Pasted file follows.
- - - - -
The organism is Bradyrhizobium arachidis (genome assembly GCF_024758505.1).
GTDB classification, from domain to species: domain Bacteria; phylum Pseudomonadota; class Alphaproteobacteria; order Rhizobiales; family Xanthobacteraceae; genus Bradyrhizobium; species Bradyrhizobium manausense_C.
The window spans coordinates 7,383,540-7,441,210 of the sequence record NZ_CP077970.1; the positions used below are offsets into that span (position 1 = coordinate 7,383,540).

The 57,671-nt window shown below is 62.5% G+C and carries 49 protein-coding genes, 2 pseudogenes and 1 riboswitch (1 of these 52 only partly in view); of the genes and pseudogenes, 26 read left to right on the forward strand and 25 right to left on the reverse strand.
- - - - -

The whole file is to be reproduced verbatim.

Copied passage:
The organism is Bradyrhizobium arachidis (genome assembly GCF_024758505.1).
GTDB classification, from domain to species: domain Bacteria; phylum Pseudomonadota; class Alphaproteobacteria; order Rhizobiales; family Xanthobacteraceae; genus Bradyrhizobium; species Bradyrhizobium manausense_C.
The window spans coordinates 7,383,540-7,441,210 of the sequence record NZ_CP077970.1; the positions used below are offsets into that span (position 1 = coordinate 7,383,540).

The 57,671-nt window shown below is 62.5% G+C and carries 49 protein-coding genes, 2 pseudogenes and 1 riboswitch (1 of these 52 only partly in view); of the genes and pseudogenes, 26 read left to right on the forward strand and 25 right to left on the reverse strand.